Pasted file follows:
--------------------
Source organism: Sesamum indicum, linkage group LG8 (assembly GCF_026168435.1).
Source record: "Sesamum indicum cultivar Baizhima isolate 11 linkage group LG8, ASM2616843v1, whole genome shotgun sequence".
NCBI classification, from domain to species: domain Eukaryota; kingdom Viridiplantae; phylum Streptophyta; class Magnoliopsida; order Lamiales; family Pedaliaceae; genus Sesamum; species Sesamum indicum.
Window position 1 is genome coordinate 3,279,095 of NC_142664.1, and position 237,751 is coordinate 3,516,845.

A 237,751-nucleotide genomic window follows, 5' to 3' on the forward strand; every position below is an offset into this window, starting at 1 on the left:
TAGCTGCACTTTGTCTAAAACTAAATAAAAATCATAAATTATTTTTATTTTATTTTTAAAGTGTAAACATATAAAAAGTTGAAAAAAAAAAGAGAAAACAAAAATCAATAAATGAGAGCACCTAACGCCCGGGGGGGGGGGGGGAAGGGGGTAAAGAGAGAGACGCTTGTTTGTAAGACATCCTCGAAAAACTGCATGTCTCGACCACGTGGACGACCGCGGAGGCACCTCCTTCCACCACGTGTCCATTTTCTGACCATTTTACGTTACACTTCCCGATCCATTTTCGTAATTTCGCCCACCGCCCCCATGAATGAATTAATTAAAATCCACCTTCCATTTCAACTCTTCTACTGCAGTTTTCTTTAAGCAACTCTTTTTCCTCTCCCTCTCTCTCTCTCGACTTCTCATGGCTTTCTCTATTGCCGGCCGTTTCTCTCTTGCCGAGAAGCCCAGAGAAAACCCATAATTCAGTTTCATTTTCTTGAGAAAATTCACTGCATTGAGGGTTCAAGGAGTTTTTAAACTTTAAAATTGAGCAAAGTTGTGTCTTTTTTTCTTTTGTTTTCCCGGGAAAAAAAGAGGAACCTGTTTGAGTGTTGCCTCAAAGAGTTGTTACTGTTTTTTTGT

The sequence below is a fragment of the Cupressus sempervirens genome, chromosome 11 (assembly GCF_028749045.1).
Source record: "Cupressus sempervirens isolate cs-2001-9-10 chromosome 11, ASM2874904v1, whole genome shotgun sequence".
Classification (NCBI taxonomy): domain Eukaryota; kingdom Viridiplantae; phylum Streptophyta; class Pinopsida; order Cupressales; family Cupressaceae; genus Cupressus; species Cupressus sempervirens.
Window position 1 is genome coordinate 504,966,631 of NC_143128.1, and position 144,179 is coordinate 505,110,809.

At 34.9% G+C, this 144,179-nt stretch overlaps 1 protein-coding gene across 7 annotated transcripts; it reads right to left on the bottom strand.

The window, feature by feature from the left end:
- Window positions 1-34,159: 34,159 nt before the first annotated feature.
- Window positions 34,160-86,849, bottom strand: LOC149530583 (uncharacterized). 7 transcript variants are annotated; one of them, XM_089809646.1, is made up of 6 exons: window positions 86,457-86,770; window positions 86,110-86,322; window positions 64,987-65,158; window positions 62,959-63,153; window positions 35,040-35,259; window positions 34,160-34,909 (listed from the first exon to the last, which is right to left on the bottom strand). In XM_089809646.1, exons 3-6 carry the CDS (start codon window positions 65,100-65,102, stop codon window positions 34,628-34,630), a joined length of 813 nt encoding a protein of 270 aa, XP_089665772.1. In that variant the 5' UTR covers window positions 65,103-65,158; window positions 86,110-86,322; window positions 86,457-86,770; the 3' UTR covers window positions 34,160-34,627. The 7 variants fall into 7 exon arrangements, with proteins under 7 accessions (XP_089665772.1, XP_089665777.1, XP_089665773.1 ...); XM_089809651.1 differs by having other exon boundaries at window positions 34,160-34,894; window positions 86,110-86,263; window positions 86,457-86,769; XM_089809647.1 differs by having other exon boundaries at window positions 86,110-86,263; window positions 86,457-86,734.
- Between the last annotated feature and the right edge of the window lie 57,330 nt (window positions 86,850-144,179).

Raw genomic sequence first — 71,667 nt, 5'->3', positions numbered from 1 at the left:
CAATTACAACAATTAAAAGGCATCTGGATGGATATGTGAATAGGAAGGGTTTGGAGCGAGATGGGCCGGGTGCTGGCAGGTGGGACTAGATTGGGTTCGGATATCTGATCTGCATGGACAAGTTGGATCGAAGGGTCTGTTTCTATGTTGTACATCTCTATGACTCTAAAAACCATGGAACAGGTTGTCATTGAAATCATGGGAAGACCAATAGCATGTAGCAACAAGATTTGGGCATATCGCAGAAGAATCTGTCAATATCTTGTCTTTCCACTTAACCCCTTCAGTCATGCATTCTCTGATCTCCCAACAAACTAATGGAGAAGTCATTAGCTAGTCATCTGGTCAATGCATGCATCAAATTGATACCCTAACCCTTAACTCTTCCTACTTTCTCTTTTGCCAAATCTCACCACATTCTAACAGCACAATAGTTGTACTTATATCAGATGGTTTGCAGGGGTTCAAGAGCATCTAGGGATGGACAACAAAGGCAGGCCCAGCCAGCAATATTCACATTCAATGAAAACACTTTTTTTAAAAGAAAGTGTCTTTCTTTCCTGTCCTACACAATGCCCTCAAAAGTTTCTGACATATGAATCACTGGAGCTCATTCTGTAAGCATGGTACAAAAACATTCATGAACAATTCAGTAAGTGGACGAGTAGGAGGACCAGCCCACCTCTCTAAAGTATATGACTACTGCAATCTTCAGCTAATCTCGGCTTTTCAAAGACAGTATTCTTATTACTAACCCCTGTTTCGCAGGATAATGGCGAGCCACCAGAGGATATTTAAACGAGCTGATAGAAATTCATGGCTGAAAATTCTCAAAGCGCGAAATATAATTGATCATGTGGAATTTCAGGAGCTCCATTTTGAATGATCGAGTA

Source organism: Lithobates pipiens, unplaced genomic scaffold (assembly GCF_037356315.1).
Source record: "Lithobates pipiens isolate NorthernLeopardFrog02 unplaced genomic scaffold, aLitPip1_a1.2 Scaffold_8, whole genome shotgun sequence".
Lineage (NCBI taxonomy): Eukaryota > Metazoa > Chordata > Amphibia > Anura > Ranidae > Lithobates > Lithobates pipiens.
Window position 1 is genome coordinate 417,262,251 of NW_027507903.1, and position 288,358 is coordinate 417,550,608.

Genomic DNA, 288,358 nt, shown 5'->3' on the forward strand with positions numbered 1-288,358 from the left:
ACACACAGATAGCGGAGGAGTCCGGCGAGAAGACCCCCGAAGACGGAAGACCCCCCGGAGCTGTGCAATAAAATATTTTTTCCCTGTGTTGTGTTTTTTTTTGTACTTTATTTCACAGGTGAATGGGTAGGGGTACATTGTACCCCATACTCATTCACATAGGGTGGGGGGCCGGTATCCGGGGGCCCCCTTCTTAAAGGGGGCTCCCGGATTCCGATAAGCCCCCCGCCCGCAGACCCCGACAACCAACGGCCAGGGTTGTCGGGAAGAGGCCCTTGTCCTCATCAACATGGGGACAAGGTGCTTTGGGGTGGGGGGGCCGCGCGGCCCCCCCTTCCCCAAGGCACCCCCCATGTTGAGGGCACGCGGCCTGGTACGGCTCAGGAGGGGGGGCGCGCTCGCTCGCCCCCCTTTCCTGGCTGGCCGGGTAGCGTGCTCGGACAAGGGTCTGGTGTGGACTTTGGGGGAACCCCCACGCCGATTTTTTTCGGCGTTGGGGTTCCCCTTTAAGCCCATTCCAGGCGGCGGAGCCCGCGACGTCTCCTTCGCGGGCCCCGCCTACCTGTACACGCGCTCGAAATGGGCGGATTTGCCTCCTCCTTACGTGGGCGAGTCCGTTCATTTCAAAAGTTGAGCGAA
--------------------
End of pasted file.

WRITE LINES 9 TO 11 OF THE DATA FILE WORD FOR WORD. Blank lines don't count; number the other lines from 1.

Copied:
Classification (NCBI taxonomy): domain Eukaryota; kingdom Viridiplantae; phylum Streptophyta; class Pinopsida; order Cupressales; family Cupressaceae; genus Cupressus; species Cupressus sempervirens.
Window position 1 is genome coordinate 504,966,631 of NC_143128.1, and position 144,179 is coordinate 505,110,809.

At 34.9% G+C, this 144,179-nt stretch overlaps 1 protein-coding gene across 7 annotated transcripts; it reads right to left on the bottom strand.